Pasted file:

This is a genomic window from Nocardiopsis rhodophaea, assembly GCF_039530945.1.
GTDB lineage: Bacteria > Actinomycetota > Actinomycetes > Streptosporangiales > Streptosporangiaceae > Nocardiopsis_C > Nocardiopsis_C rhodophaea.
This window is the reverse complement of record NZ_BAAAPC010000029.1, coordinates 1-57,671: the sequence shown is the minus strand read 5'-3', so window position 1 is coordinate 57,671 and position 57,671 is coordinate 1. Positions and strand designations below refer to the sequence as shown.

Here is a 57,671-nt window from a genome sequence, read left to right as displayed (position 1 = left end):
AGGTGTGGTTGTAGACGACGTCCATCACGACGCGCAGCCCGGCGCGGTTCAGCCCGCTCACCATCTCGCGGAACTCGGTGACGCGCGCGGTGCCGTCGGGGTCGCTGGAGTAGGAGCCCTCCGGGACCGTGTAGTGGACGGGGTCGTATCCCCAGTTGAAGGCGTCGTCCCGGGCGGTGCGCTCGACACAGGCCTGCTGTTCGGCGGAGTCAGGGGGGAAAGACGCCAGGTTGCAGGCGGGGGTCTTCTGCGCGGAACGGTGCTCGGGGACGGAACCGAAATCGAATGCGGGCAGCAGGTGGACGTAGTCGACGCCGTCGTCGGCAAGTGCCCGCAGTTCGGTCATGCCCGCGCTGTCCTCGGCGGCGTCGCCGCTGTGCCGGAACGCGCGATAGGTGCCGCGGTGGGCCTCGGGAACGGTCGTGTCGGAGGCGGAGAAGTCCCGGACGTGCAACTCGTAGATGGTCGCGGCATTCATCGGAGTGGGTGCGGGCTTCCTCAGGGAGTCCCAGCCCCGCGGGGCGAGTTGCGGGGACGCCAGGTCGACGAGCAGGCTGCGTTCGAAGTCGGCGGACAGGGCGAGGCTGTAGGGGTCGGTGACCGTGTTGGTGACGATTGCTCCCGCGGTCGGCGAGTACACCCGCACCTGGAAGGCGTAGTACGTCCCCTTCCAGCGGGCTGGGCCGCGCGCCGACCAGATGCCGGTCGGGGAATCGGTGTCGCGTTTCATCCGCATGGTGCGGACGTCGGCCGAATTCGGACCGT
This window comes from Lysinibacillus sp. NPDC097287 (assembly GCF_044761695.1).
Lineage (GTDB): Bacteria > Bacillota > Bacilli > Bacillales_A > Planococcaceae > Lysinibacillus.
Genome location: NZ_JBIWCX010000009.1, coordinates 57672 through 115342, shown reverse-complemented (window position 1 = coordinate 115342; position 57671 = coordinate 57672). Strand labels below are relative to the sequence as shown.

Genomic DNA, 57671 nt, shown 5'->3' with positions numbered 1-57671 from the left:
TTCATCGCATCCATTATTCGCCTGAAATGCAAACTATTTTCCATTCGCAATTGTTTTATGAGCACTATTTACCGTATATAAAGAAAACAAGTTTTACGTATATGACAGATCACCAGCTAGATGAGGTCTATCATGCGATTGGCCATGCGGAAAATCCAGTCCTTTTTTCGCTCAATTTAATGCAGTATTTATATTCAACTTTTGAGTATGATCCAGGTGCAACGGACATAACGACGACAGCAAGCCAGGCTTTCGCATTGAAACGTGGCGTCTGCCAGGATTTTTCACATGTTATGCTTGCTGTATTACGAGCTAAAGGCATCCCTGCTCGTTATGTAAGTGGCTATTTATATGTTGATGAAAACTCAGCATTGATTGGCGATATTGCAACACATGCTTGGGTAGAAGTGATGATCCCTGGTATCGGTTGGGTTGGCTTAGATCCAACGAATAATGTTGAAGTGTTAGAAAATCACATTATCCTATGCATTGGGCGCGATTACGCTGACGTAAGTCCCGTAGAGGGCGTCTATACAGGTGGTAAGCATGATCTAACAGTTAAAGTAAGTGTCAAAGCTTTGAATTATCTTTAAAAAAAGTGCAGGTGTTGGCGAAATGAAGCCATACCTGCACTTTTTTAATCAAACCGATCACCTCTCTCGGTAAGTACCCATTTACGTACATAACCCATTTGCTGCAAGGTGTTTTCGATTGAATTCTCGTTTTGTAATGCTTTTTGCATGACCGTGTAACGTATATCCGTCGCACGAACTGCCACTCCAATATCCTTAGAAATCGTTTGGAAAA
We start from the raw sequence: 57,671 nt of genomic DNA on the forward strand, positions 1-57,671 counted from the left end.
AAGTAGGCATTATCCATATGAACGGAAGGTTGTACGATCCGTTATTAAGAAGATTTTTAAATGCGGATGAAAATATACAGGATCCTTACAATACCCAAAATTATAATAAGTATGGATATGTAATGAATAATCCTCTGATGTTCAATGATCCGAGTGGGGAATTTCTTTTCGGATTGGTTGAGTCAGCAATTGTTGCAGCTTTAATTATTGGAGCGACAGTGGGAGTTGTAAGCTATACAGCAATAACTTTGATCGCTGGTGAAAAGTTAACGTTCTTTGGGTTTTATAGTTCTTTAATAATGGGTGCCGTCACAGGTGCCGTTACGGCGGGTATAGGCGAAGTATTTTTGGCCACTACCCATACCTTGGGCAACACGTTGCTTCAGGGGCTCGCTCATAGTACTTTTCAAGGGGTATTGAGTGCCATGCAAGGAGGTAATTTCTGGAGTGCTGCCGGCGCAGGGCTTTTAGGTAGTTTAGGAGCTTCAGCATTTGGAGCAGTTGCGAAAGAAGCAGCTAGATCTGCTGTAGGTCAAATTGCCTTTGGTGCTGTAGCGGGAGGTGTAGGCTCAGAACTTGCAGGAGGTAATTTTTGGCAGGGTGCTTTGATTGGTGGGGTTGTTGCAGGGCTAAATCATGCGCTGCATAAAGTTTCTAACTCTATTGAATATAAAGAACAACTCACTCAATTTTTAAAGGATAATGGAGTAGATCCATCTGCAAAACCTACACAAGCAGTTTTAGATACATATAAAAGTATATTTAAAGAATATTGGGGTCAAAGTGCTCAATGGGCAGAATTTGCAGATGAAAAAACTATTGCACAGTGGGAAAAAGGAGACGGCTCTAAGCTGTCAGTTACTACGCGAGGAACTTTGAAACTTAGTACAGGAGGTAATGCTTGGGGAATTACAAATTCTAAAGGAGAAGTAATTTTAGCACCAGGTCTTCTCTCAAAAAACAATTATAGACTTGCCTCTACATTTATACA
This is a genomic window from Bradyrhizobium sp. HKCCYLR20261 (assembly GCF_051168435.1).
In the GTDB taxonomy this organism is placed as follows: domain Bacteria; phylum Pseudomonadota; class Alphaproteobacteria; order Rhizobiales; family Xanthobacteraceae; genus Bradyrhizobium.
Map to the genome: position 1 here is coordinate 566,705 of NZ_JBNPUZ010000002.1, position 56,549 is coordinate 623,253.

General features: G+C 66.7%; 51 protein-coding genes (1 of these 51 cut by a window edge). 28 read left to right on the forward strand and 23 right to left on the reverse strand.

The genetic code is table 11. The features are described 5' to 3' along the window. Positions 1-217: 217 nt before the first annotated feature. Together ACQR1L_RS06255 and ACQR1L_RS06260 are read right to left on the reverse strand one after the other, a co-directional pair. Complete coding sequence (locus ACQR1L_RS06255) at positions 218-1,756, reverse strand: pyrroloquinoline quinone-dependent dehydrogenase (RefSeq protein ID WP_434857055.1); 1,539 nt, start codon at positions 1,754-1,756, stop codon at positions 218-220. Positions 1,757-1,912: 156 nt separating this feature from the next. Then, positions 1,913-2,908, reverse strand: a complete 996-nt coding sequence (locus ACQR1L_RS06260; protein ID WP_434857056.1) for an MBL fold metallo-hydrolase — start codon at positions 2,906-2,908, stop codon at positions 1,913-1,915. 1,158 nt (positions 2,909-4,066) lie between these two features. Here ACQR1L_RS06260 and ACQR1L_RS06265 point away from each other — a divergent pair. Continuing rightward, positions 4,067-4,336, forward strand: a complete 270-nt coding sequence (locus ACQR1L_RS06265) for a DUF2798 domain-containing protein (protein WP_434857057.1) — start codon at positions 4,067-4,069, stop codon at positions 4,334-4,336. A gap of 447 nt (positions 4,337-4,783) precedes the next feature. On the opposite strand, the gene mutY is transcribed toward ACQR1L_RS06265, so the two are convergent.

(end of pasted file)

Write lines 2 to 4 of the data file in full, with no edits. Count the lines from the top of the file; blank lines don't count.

GTDB lineage: Bacteria > Actinomycetota > Actinomycetes > Streptosporangiales > Streptosporangiaceae > Nocardiopsis_C > Nocardiopsis_C rhodophaea.
This window is the reverse complement of record NZ_BAAAPC010000029.1, coordinates 1-57,671: the sequence shown is the minus strand read 5'-3', so window position 1 is coordinate 57,671 and position 57,671 is coordinate 1. Positions and strand designations below refer to the sequence as shown.

Here is a 57,671-nt window from a genome sequence, read left to right as displayed (position 1 = left end):